Google said Thursday it was tweaking its translation application with the goal of reducing gender bias.
The move comes amid criticism that Google Translate often defaulted to masculine names when it converted text to another language.
"Over the course of this year, there's been an effort across Google to promote fairness and reduce bias in machine learning," product manager James Kuczmarski said in a blog post.
Up to now, the translate program provided only one translation for a query, often choosing the masculine word for terms like "doctor," and the feminine word for "nurse," for example.
"Now you'll get both a feminine and masculine translation for a single word -- like 'surgeon' -- when translating from English into Turkish, French, Italian, Portuguese or Spanish," he said.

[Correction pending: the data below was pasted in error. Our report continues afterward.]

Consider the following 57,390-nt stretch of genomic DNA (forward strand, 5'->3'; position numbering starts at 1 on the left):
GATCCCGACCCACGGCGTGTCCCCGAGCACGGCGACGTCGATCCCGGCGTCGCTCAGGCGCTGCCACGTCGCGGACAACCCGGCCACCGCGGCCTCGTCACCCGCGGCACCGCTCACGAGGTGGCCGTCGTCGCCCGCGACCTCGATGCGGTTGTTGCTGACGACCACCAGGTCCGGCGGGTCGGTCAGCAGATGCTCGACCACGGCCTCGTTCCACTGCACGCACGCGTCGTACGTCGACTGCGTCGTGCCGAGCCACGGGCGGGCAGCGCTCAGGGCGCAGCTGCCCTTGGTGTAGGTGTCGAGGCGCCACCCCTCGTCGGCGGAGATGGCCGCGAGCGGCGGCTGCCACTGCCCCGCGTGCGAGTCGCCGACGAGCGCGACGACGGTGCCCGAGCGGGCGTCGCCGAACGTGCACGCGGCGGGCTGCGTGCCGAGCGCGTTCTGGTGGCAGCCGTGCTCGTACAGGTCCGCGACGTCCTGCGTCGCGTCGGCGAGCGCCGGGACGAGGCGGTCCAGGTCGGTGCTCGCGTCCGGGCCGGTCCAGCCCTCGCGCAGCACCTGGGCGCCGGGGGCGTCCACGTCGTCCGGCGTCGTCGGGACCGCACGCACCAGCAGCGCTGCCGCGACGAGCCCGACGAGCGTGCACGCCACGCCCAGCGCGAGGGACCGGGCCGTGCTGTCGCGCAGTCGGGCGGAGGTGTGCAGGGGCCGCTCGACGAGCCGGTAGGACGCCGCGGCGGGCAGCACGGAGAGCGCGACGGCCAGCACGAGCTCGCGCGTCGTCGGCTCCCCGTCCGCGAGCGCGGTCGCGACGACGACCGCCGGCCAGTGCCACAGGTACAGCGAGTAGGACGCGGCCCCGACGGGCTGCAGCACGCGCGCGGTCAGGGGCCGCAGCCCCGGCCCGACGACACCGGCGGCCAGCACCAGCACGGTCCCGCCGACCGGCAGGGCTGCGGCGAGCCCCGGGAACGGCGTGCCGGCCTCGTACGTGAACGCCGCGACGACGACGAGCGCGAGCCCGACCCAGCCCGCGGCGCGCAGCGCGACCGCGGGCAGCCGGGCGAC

For example, if you translate "o bir doktor" from Turkish — which is a gender-neutral language — into English, you'll see two different translations: "she is a doctor" and "he is a doctor".
Google said it was planning to extend gender-specific translations to more languages, "and address gender bias in features like query auto-complete."
"And we're already thinking about how to address non-binary gender in translations, though it's not part of this initial launch," Kuczmarski added.
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